So I defined 8 different 'states' and 'emotions', based on the basic emotions Love, Joy, Surprise, Anger, Sadness and Fear. In the still you can see from top-left to bottom-right: afraid, angry, curious, disgusted, normal, smile, sad, surprised.

    In the prototype I will have all these emotion only for the main-character, Rafael's and Oswald's 'Emoticons' will be created when needed.

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  • Blender to Unity - the general structure

    Hi there folks,

    this blog is getting more attention, which, of course, is a good thing. Some of the mails I have ben getting lately have been inquieries concerning our workflow Blender -> Unity, especially concerning the interactive objects and the walkable areas. Well, here it goes, a more detailed description of what we do:

     Blender to Unity, Tutorial 02

    1. The Images

    The first image shows the empty scene, in the case of the kitchen these are three planes, UV-Unwrapped and textures with the background, the oven in the middle (tga with alpha-channel) and the stairs to the left and the right (also tga with alphachannel). Another view of the scene can be seen in this article. The planes are Tracked-To the camera, like that they are facing the camera directly. As Unity and Blender have different unit-system, it can be quite difficult to get the camera distances right, including the focal-lenght. So we use an Empty to transfer the position and facing-direction of the camera to unity - the focallength is being adjusted manually using the upper and lower border of the background-planes for guidance.

    2. The walkable Area

    The second thumbnail shows the walkable area (blue), a simple mesh, which will be hidden in Unity. The character can only walk on this mesh, no matter where the player clicks. A simple pathfinding is done to get to the nearest point  possible to the clicked spot.

    Blender to Unity Tutorial 3 Blender to Unity Tutorial 4

    3. Interactive objects

    With interactive objects I mean clickable, static objects (in contrast to other characters). These include objects that can be looked at, objects that can be taken and also doors - in short, everytime you are interacting with the scene, you click on a hidden mesh - these meshes can be seen in the third thumbnail in yellow.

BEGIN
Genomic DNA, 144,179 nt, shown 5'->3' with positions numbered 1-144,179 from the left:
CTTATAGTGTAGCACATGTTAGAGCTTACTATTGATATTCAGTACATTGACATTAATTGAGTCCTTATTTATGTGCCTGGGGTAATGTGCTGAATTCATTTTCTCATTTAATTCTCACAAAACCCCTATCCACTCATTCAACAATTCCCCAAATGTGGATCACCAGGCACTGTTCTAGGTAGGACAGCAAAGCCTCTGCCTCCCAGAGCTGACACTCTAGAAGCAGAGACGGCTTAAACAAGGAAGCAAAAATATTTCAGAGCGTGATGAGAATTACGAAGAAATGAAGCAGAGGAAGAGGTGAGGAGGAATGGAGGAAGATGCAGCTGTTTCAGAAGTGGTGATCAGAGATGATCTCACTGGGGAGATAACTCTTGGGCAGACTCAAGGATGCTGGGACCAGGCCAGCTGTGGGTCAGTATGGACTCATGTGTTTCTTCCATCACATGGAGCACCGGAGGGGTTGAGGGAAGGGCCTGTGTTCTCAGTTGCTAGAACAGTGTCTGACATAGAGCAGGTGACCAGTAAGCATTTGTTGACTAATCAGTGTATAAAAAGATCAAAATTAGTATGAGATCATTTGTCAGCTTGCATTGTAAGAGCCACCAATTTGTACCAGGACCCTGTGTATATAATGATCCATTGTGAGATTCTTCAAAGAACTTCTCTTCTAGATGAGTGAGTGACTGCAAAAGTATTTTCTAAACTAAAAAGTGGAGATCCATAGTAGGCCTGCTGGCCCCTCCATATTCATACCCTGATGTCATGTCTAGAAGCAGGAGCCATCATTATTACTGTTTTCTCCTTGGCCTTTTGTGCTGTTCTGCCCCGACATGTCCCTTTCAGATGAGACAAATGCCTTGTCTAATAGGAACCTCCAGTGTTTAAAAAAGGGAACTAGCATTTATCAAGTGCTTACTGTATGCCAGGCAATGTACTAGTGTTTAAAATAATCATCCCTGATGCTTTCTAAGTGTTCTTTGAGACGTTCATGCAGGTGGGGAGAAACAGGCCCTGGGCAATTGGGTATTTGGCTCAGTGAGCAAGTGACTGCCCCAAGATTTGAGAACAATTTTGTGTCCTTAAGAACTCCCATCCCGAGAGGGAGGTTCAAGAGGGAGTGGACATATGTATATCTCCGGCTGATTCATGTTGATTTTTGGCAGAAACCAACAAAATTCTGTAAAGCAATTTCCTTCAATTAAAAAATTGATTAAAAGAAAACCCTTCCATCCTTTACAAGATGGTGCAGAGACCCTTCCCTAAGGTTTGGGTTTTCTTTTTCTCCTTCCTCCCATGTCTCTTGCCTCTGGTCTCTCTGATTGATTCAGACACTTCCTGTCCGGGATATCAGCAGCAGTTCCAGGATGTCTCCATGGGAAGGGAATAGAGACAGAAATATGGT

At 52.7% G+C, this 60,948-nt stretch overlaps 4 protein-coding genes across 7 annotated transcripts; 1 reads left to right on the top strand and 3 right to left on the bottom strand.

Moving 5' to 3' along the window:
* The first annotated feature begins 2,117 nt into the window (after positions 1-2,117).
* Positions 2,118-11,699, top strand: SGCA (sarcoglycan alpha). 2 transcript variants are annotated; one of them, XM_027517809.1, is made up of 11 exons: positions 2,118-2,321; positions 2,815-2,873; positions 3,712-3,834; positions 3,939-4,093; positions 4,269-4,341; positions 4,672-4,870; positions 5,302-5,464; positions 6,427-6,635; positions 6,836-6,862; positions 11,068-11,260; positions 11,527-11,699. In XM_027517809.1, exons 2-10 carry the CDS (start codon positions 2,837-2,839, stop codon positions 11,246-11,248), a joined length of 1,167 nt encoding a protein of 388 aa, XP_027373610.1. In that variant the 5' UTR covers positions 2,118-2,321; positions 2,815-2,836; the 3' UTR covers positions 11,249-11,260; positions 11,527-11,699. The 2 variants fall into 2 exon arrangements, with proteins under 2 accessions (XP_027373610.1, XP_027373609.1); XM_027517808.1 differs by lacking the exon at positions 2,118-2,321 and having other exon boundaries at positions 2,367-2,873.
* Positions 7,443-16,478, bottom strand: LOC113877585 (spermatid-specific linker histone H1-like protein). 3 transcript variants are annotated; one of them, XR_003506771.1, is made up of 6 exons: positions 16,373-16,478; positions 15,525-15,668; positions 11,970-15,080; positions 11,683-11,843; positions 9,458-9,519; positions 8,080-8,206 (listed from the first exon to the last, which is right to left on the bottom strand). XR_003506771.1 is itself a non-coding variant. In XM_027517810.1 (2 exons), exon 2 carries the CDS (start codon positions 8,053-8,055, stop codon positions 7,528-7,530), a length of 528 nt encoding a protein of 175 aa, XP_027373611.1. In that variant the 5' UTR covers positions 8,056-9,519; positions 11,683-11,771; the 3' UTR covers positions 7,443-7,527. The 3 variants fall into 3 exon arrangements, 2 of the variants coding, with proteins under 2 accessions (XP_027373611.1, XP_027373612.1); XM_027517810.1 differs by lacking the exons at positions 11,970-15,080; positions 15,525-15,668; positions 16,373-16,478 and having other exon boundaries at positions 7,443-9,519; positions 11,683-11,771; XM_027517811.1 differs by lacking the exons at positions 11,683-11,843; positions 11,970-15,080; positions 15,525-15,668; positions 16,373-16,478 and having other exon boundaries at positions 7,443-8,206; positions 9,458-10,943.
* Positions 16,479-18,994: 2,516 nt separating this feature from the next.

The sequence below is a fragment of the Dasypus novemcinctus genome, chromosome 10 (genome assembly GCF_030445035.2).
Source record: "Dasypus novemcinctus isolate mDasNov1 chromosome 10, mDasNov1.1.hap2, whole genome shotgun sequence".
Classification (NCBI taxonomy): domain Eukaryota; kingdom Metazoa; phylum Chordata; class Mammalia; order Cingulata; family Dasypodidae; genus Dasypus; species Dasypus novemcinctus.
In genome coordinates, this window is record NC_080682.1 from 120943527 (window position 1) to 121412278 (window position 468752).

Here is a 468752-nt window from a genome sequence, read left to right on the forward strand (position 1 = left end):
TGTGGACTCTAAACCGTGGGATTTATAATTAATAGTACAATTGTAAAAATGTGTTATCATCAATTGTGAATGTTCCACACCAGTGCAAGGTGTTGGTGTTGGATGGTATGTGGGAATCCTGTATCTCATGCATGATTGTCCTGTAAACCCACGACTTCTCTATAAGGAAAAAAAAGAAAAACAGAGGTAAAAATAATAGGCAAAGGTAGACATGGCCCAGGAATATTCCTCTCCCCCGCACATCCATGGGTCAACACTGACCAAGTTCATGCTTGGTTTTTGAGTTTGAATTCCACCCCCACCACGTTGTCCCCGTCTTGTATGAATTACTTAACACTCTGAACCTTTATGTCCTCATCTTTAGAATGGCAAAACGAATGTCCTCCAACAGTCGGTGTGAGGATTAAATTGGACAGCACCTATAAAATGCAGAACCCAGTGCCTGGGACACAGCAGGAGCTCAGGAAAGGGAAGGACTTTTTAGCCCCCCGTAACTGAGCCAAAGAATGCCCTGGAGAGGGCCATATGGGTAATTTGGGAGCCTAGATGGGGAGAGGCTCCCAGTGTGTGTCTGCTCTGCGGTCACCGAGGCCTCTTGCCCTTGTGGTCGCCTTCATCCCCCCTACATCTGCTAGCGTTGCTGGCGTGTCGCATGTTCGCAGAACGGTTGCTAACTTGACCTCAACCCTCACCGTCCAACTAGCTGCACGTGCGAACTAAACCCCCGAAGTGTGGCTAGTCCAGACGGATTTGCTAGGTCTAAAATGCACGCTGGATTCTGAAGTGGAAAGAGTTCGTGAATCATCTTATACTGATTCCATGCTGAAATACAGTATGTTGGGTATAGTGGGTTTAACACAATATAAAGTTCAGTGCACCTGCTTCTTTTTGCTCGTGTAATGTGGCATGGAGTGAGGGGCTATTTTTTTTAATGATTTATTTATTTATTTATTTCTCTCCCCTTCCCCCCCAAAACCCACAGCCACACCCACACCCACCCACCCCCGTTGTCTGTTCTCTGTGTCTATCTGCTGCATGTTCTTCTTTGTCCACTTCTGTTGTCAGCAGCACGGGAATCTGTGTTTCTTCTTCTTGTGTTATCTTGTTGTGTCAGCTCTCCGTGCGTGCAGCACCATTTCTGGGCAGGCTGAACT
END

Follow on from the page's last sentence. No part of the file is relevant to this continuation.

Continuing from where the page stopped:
4. Sprites

    Sometimes, when you take an item you need to display the change in the scene. We do this by placing sprites in front of the textured planes from (1). These can be hidden or displayed, and like that simulate change in the scene. You can see it in the fourth screenshot with an orange outline.

    5. Naming Conventions and Import into Unity

    As we don't have much possibilities to transfer information from Blender to Unity, we use the names of the meshes to be able to identify the objects and connecting them to our xml-files (see this article). So, for example, an interactive object is called HG_23_Knife_K. These strings can be parsed by unity and result in information: HiddenGeometry - ID 23 - name: Knife - room: Kitchen. Like that, we can not only separate the different kinds of objects (walkable Area, interactive Objects, Sprites, Background-Images), but also automate tasks like importing and setting certain attributes with a simple script in unity.

    6. Scripting with the Online-Tool

    The IDs of the objects are unique for each object and are handled and generated by our Online-Tool, a php-script communicating with a MySQL-Database. Each interactive object will have an xml-File, generated by the tool and describing for example certain actions to be taken when clicked. Concerning the xml-files we also use a naming convention and Unity hereby is able to connect an xml-File to a certain object in the scene by comparing the IDs.

    Well I hope this helps someone understand a little bit more, how we do things. If not, use the comments or the contact-form :-) Happy blending and uniting...


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We are an independent gamedesign studio based in Cologne, Germany.

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About this Webpage:

This webpage is a developer-blog, providing information for the interested about the production of our computer-games. This shall not only serve as a product-show-off, but also as a platform for other developers to read about our problems, our solutions and thoughts during the development.

We will offer tutorials, tests, opinions related to indie-game-development and of course information about the games we are currently working on.

Stay tuned. Happy gaming.